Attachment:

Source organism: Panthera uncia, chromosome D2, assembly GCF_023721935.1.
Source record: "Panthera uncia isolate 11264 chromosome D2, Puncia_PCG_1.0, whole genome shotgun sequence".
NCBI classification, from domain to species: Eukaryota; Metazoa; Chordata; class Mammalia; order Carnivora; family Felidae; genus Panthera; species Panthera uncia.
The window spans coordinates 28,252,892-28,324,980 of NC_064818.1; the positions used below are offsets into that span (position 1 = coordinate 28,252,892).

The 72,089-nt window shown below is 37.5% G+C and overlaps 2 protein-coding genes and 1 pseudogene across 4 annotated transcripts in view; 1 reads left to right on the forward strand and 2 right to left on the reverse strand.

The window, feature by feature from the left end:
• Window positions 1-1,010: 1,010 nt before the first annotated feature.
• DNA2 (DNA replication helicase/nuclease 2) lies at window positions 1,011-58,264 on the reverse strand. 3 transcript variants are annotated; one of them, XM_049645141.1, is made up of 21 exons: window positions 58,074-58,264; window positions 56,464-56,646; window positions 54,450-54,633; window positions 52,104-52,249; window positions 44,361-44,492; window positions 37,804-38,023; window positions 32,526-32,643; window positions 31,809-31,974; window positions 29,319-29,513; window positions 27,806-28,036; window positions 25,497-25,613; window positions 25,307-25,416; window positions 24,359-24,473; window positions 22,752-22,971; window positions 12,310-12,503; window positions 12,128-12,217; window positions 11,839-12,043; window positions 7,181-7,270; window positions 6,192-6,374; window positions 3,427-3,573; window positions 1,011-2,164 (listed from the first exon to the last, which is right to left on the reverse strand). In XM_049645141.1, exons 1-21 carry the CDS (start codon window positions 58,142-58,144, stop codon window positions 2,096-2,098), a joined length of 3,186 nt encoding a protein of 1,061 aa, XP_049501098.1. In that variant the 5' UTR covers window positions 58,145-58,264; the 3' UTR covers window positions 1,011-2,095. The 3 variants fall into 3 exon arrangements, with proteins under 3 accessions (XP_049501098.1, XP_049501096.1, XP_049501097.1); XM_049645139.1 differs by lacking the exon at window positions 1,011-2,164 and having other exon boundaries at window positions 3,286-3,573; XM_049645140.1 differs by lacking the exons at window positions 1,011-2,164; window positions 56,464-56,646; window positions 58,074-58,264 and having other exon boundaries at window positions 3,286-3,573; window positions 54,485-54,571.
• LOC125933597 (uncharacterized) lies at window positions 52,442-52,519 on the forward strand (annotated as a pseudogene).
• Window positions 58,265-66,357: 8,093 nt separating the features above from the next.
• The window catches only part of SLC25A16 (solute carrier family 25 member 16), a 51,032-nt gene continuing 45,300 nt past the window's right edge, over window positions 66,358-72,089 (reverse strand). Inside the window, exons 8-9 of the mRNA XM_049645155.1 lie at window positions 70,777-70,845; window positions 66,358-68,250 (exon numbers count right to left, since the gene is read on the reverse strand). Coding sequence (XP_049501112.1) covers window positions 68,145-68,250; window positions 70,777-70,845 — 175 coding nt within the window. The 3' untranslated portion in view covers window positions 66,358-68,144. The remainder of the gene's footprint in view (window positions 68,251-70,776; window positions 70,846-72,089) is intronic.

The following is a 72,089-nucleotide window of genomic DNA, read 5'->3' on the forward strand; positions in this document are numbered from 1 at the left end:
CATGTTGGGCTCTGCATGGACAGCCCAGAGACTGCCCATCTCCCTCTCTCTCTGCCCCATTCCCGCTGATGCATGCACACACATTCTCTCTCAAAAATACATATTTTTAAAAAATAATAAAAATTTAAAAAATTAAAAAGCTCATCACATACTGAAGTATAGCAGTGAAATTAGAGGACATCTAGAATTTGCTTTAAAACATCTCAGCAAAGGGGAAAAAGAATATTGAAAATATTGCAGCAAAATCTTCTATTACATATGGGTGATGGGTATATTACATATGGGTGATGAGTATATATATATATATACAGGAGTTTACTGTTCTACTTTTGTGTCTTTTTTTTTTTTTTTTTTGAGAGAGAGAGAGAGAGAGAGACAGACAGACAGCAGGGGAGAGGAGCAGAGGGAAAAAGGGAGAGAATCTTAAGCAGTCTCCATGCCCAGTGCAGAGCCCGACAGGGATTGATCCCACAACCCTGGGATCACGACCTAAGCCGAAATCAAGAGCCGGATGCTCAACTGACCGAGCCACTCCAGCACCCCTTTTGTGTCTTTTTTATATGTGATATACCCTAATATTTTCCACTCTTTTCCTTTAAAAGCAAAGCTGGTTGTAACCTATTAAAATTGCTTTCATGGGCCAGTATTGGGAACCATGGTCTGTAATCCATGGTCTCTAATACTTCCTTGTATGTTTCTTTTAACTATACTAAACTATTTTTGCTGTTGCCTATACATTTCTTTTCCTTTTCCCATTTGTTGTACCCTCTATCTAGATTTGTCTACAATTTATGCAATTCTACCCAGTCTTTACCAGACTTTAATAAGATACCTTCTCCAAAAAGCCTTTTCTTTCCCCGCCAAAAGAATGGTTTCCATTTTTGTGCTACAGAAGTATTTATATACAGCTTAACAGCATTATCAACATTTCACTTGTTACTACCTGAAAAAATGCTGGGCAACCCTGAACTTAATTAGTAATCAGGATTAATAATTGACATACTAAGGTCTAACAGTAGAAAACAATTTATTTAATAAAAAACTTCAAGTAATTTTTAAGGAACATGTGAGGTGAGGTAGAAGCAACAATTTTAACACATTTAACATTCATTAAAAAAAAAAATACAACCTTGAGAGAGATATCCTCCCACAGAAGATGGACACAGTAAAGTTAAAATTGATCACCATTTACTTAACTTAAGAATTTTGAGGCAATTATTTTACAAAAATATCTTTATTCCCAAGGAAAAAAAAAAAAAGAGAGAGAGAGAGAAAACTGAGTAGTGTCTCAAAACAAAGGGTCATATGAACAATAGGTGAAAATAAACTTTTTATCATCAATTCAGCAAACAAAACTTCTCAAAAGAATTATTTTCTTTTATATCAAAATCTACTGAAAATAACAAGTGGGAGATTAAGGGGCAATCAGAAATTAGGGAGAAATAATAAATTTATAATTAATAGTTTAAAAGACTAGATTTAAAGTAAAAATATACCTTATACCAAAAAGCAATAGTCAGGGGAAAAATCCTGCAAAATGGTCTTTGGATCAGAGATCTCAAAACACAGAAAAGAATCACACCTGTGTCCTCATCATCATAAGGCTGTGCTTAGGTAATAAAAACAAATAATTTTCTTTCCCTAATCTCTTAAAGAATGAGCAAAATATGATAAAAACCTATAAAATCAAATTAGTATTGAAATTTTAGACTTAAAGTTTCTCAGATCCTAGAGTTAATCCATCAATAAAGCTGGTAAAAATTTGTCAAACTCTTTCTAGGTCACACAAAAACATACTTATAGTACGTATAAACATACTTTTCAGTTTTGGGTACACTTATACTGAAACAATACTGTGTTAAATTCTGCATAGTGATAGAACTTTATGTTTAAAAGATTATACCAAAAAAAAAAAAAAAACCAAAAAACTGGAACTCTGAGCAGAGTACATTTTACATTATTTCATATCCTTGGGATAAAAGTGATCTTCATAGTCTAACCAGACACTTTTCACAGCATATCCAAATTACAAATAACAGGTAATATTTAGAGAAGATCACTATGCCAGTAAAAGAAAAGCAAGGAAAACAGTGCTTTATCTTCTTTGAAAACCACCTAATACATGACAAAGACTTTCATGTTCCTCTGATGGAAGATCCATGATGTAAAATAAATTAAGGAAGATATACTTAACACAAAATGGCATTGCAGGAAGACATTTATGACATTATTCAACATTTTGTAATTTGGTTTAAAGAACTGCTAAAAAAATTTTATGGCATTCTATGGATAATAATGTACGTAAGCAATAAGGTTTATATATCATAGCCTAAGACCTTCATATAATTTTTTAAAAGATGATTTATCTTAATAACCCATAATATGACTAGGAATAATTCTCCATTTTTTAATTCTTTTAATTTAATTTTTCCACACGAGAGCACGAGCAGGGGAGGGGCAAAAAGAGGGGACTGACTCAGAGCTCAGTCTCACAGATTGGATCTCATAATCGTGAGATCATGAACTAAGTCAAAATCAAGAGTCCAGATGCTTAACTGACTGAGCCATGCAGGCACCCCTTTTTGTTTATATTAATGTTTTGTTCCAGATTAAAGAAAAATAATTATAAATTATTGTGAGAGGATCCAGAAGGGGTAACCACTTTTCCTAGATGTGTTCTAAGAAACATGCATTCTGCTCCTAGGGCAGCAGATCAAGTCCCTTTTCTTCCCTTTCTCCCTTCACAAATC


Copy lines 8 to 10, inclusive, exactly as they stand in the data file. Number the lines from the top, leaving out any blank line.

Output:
• DNA2 (DNA replication helicase/nuclease 2) lies at window positions 1,011-58,264 on the reverse strand. 3 transcript variants are annotated; one of them, XM_049645141.1, is made up of 21 exons: window positions 58,074-58,264; window positions 56,464-56,646; window positions 54,450-54,633; window positions 52,104-52,249; window positions 44,361-44,492; window positions 37,804-38,023; window positions 32,526-32,643; window positions 31,809-31,974; window positions 29,319-29,513; window positions 27,806-28,036; window positions 25,497-25,613; window positions 25,307-25,416; window positions 24,359-24,473; window positions 22,752-22,971; window positions 12,310-12,503; window positions 12,128-12,217; window positions 11,839-12,043; window positions 7,181-7,270; window positions 6,192-6,374; window positions 3,427-3,573; window positions 1,011-2,164 (listed from the first exon to the last, which is right to left on the reverse strand). In XM_049645141.1, exons 1-21 carry the CDS (start codon window positions 58,142-58,144, stop codon window positions 2,096-2,098), a joined length of 3,186 nt encoding a protein of 1,061 aa, XP_049501098.1. In that variant the 5' UTR covers window positions 58,145-58,264; the 3' UTR covers window positions 1,011-2,095. The 3 variants fall into 3 exon arrangements, with proteins under 3 accessions (XP_049501098.1, XP_049501096.1, XP_049501097.1); XM_049645139.1 differs by lacking the exon at window positions 1,011-2,164 and having other exon boundaries at window positions 3,286-3,573; XM_049645140.1 differs by lacking the exons at window positions 1,011-2,164; window positions 56,464-56,646; window positions 58,074-58,264 and having other exon boundaries at window positions 3,286-3,573; window positions 54,485-54,571.
• LOC125933597 (uncharacterized) lies at window positions 52,442-52,519 on the forward strand (annotated as a pseudogene).
• Window positions 58,265-66,357: 8,093 nt separating the features above from the next.